There is a long history of studies connecting sleep with the response to oxidative stress. Oxidized glutathione itself has been shown to have somnogenic properties [38] and sleep deprivation has previously been reported to decrease glutathione protein levels in both brain [39] and liver [40]. Mackiewicz et al. showed increased expression of antioxidant enzymes during sleep in the hypothalamus [6]. While these results are in contrast with Ramanathan’s report of an increase in brain anti-oxidant responses in the setting of short term sleep deprivation [41], the bulk of the data suggest that sleep is a time for the brain to buffer the oxidative load imposed by wakefulness. The lung, like the brain, is subject to considerable oxidative stress [6, 42], and sleep appears to also provide the lung with a temporal compartment favoring the electrochemical reduction of free radicals.

Sleep enhances targeted protein breakdown and DNA repair in the heart

Vagal tone and the baroreflex contribute to cardiac control and change during both REM and NREM sleep [43, 44]. As a result, heart rate and blood pressure decline during NREM sleep and the heart has a reduced workload [44]. Surprisingly, the most significantly enriched annotations among the strict sleep enhanced genes in the heart related to the catabolism or breakdown of macromolecules. Sleep enhanced transcripts in the heart were enriched for the ubiquitin–proteasome system (UPS) pathway (Additional file 2: Figure S1). The UPS tags intracellular proteins by conjugation with ubiquitin and marks them for degradation [45]. We observed sleep enhanced expression of several Fbox family molecules including Fbxo11, Fbxo3, Fbxo47 and Fbxo1. These Fbox proteins are components of Skp, Cullin, F-box (SCF) containing complex that catalyzes the ubiquitination of target proteins [46]. E3 ligases that covalently attach ubiquitin to specific target proteins also showed sleep enhanced transcription. Enhanced transcription of the machinery for protein degradation is at odds with our initial hypothesis that sleep is an anabolic period. However, targeted protein breakdown is distinct from generalized protein degradation. We speculate that, in the heart, sleep may provide a temporal window for the targeted breakdown of errant peptides. Targeted breakdown reflects a checkpoint where damaged proteins and now un-needed regulatory factors may be removed prior to new synthesis [45]. In addition, the UPS maintains the quality of nascent proteins emerging from the ER [47]. This hypothesis requires further experimental verification, but is consistent with the sleep induced down regulation of the UPR. The removal of damaged peptides during sleep would prevent their accumulation and cellular stress.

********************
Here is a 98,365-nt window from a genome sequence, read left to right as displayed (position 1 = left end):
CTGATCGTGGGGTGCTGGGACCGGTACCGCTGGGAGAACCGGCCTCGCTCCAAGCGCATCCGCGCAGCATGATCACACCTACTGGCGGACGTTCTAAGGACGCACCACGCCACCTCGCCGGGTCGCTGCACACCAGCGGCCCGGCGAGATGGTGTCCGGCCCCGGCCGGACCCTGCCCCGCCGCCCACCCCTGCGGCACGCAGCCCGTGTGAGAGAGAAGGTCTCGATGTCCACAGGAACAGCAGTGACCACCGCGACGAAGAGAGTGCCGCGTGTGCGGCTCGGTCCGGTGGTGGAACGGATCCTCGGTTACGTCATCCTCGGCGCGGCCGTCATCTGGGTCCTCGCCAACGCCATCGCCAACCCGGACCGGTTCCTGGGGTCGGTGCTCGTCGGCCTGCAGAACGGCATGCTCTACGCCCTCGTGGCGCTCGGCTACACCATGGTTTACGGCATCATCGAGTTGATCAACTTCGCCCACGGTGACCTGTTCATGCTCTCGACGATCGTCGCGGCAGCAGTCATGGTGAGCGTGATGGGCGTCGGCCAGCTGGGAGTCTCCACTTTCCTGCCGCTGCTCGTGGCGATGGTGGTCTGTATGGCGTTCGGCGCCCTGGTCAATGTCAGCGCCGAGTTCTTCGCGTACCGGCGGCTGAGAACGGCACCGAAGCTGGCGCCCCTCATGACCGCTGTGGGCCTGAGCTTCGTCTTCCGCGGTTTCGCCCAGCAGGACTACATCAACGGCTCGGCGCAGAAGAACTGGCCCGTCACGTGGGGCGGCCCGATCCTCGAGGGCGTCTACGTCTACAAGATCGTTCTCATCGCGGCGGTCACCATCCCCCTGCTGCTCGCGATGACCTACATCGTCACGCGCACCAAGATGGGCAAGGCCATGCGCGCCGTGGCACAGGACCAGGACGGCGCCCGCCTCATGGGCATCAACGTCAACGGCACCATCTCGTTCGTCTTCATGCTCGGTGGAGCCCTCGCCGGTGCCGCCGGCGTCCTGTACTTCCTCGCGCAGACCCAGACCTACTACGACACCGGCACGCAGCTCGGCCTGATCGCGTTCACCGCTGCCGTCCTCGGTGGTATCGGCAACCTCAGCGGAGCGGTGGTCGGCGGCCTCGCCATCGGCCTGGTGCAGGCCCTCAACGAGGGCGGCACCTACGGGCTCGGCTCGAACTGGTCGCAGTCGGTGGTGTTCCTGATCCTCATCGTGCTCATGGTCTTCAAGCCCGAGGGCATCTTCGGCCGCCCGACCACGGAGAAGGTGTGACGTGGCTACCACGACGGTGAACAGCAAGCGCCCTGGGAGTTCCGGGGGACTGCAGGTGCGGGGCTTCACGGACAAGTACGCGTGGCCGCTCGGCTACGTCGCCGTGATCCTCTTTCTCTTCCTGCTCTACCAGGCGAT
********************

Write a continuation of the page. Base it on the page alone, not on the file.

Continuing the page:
The second functional cluster overrepresented among sleep-enhanced genes in the heart involves DNA repair and regulation. The adult mammalian cardiomyocyte cell is a “textbook example” of a terminally differentiated, non-dividing cell [48]. While growing evidence suggests that there is cardiomyocyte turnover in the adult heart, the slow pace of division (<2% per year), suggests that DNA synthesis is not a major metabolic demand on the cardiomyocyte [49]. In that context, the importance of DNA metabolism appears questionable. However, DNA damage is a well characterized consequence of both mechanical and oxidative stress in cardiomyocytes [50, 51]. Increasing DNA damage likely impedes proper transcription and evidence of DNA damage is associated with the progression to heart failure regardless of the underlying etiology [52]. Thus repair of DNA in the relatively fixed number of cardiomyocytes places a unique burden on the heart [51].

Ogg1, one of the sleep enhanced transcripts, has been specifically shown to function in the excision repair of DNA in cardiomyocytes from human patients with end stage cardiomyopathy as well as from mouse models of cardiac stress [52]. Decreased levels of Brca2, another sleep induced gene involved in DNA repair, have been shown to worsen doxorubicin induced heart failure [53]. DNA repair is an essential requirement for the continued health of the myocardium. While a circadian rhythm in DNA repair has already been described in other cells [54, 55], in the heart this essential function is augmented by sleep.

Sleep state effects circadian clock expression in the lung